“I can fit in there just fine,” Heath countered.

“Are you calling me fat?” I’ve found that when I ask this question, Heath always rolls his eyes and laughs awkwardly because men don’t really know how to recover from that question and a potential argument dissipates. It’s really come in handy.

Since that experience, I never missed being able to shower in my own home. Walking across the RV Park to use their showers or showering at the gym would always be better than that awful experience.

I took showering for granted before moving into the RV. I’ve always had a shower. Everyone I’ve ever known has had a shower too. We expect a readily available shower. It doesn’t seem like too much to ask!

I don’t think I ever showered in the same place more than once on the road. I feel confident now that I can operate any shower I encounter in life—from a terrible 30-second push button shower in New Jersey to a rainfall shower head and side sprayers at a Planet Fitness in West Virginia.

Pre-RV, I pictured luxury as a shiny new car with a full gas tank, probably parked in front of a large house. I equated luxury with wealth. You needed to live like a king to live in luxury.

But after 200 days of calling RV parks asking if they have showers (and are they free or coin operated?), if they have WiFi, or if they just have a safe place for us to park at night, I redefined my view of luxury.

Luxury is WiFi that will load a page in less than a minute, and WiFi that streams video is millionaire level luxury.

Luxury is being able to brew coffee and microwave a muffin at the same time without tripping the circuit breaker.

Luxury is being able to shower a few times a week, even if you have to walk with your wet hair across an RV park lot.

Luxury is paying less than $4 in quarters for each load of laundry.

Luxury is having water in your tank to wash your dishes.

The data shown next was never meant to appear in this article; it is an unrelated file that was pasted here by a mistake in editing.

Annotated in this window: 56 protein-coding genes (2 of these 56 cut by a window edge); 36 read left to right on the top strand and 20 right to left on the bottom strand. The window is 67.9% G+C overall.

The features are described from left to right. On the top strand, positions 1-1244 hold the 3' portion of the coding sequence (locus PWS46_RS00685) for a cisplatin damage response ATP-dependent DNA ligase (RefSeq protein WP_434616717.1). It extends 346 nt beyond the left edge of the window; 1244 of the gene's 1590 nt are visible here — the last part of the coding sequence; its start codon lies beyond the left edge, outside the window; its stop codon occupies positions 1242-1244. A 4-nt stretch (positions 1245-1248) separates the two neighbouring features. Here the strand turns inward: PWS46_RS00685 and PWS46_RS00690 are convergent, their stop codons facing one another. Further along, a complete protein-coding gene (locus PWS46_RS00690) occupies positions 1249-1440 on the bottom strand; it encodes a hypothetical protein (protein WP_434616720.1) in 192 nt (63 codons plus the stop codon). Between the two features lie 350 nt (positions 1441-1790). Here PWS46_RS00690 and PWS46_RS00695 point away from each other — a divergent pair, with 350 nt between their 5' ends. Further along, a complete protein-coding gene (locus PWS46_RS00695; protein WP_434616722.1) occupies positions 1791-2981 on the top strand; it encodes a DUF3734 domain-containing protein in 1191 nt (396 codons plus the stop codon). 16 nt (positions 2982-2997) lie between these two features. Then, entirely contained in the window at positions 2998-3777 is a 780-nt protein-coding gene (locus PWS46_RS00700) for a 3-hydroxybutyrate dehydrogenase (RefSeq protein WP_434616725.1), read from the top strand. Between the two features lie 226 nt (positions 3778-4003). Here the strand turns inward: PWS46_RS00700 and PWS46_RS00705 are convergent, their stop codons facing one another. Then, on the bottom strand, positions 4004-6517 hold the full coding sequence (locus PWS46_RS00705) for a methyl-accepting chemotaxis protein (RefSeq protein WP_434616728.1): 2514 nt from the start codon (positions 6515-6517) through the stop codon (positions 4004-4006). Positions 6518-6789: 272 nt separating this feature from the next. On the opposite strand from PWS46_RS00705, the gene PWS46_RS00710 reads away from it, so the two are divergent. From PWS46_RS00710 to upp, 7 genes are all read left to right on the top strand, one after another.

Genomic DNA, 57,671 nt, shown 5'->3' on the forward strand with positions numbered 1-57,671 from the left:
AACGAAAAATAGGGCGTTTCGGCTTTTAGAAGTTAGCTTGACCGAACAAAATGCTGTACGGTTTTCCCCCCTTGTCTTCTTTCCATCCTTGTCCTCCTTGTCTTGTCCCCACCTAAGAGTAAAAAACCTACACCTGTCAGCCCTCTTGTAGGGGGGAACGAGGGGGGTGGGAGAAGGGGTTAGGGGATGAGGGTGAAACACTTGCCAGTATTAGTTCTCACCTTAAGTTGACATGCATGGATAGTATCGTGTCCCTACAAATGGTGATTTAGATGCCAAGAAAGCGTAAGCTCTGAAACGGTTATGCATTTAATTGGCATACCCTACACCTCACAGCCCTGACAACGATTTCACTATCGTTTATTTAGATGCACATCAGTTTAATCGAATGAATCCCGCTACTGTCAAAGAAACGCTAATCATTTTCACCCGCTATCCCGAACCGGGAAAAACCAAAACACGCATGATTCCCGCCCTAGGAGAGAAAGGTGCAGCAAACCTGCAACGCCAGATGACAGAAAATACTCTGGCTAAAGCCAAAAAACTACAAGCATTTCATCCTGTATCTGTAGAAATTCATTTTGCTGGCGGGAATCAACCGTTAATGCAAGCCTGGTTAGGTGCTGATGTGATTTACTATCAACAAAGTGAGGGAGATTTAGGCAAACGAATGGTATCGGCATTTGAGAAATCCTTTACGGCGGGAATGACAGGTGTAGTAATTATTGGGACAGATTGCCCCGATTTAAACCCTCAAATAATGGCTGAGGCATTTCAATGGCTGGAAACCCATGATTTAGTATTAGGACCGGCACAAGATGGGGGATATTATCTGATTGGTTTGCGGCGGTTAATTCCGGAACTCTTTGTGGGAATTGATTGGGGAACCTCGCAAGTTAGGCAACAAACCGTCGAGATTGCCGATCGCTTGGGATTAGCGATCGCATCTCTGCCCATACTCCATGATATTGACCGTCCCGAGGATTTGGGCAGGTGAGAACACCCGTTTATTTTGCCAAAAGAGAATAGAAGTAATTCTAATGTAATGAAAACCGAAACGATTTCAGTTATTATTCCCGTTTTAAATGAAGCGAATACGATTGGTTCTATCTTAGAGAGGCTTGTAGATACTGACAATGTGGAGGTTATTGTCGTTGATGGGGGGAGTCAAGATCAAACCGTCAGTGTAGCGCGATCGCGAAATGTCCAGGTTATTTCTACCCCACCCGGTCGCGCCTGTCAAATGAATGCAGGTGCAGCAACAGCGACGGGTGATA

Luxury is having a pillow under your head, food to eat, and a place to call home—even if it’s on wheels.

RVing changed my lifestyle in a lot of ways. I traded in the luxury of a warm shower for taking my house to the ocean and falling asleep listening to the waves. I traded in the luxury of consistent Internet connection for the opportunity to connect with new friends across the country. Luxury is getting to shower at all.

7 Responses

  • […] is the first and only night that I would shower in Franklin. I wrote about this experience before, which you can read about here, but this is the gist: it was literally the worst. The tiny shower felt like being stuffed in a tic […]

  • Oh my gosh, this is totally our lives right now! Even though we bought a brand new travel trailer with a big, beautiful huge shower in it I still had the same experience as you the first time. I even cried, shivering in the cold, thinking this would be my life for a year! But now I jump for joy when I see a nice campground shower or we can find a pay shower somewhere when dry camping. John has tried to convince me to use the shower bag he’s started using but I’d need like three of them to finish! Glad we’ve both come to terms with what it takes to get the amazing benefits of RV’ing!!

    • Hahahaha, yes! I still prefer to use campground showers–if they are nice–just for endless hot water. Our winnebago has an awesome shower, but I need more time than a man does! I have two feet more of hair than Heath does! He still gives me a hard time about choosing not to use our shower. Men. Sigh.

      • Haha, right?! They just don’t get that we have a lot more to do in the shower than they do…that sounds kinda weird… but it’s the truth haha.

  • […] in Franklin unless it was a necessity. The shower was way to small to be comfortable. Plus, my first shower experience was less than stellar and I hereby swore off the shower from then on. Stand in the shower and see if […]

  • […] lessons in life you have to learn the hard way. Such is the case with showering in an RV. Unless a nice person warns you, it is likely that you will have to find out the quirks of this necessary activity on your own. […]